Pursuing her “‘A’ game”

ELA teacher Kathy Duggan will be furthering her skills during retirement.

Sidney Hallak, Writer

After 15 years of grading papers, reading books and influencing young minds, junior ELA teacher Kathy Duggan has decided to retire.

“I’m retiring just because I think it’s going to be a new adventure,” Duggan said. “I turned 65 and I’m trying to decide what I’m going to do when I grow up.”

After retiring, Duggan said she doesn’t have any definite plans but there are several things she would like to try. Being a writing teacher, she would like to do some writing of her own.

“Right now, everybody has told me that when you retire you shouldn’t plan anything right away; you just need to take time,” Duggan said.  “I’m going to have a knee replacement, so I’m going to be tied up for most of the summer, but after that I don’t know what I’m going to do.”

Duggan said she is open to trying new things during her retirement. She expressed interest in spending her time volunteering, editing and potentially writing a sports column. With a brand new grandson, Duggan said she would love to be able to spend more time with her family. She said she would not be averse to moving, but being retired will allow her to travel around and visit all of her children among other things.

“I think this next stage of my life is going to be real exciting,” Duggan said.  “I just need to find something that’s going to allow me to be as passionate as teaching has been.  It’s a little bit scary and new, but it’ll be fun.”

Moving on to the next stage is bittersweet as it means leaving her teaching career behind. Duggan said she will miss the people at BVNW the most, and she would never go on to teach at another school.

“I’m going to miss the students a lot because they’ve kept me young and challenged,” Duggan said. “That’s one of the most unbelievable aspects of this job is that I’m challenged on a daily basis to bring my ‘A’ game. I’m going to miss the faculty a lot, the staff, the administration, I mean this is a school that is not like other places, and I think we forget that.”

Fellow REACH teacher Brian Murphy said Duggan will be greatly missed as a teacher and as a coworker. The thought of working without her scares him, Murphy said. He said he has gotten used to stopping by her room every morning and she is someone he can really confide in.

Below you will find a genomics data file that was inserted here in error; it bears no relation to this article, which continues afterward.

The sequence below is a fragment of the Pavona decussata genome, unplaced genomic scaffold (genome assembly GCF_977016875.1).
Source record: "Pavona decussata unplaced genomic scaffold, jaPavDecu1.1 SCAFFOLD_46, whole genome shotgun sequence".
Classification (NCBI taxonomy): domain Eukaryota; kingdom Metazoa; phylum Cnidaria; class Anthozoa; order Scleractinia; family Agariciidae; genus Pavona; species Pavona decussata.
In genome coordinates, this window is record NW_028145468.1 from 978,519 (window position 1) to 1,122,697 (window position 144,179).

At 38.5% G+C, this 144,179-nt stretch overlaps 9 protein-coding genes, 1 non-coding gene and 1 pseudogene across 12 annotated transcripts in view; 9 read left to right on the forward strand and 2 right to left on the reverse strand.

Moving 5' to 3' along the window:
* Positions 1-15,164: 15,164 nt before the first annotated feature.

“She’s a wonderful, caring person and a good friend,” Murphy said.  “There will be a real void without her.”

Despite her leaving, Duggan said the school will be just fine without her. Both she and senior ELA teacher Sherry Unruh will be retiring this year, but Duggan said she thinks any ELA teacher could step up to take their place.

“Everybody in ELA is just phenomenal, so people will definitely step up,” Duggan said. “The department has worked really hard to establish a great mix of people. We have a fabulous department, they’ll be able to handle it.”

Duggan may be leaving, but she said she will still be involved in students lives, especially with helping seniors on college applications. Once she decides what she is going to do, Duggan said her students will be the first ones to know.

Murphy said she deserves the time off, but she will definitely be busy. With her large family and can-do attitude, Murphy said he thinks retirement will be an adventure for Duggan.

“She’ll be busier when she’s retired than when she was working,” Murphy said. “It’ll be great for her [but] it’s always tough to see the good ones go.”

Duggan said she believes Northwest is a great environment and she will miss it dearly.

“I would just like to say what a pleasure it’s been to be here for 15 years I’ve loved every minute of it,” Duggan said. “I know I’m going to miss it a lot, everybody here is a part of my heart and it’s going to be hard to replace [them].”

Whatever she may decide to do, Duggan said she is excited about the possibilities her retirement brings. Her last day will be May 13th because of her impending knee surgery, and she intends to savor her remaining weeks.

“I don’t know what I’m going to do, but whatever it is I’m going to bring my ‘A’ game,” Duggan said.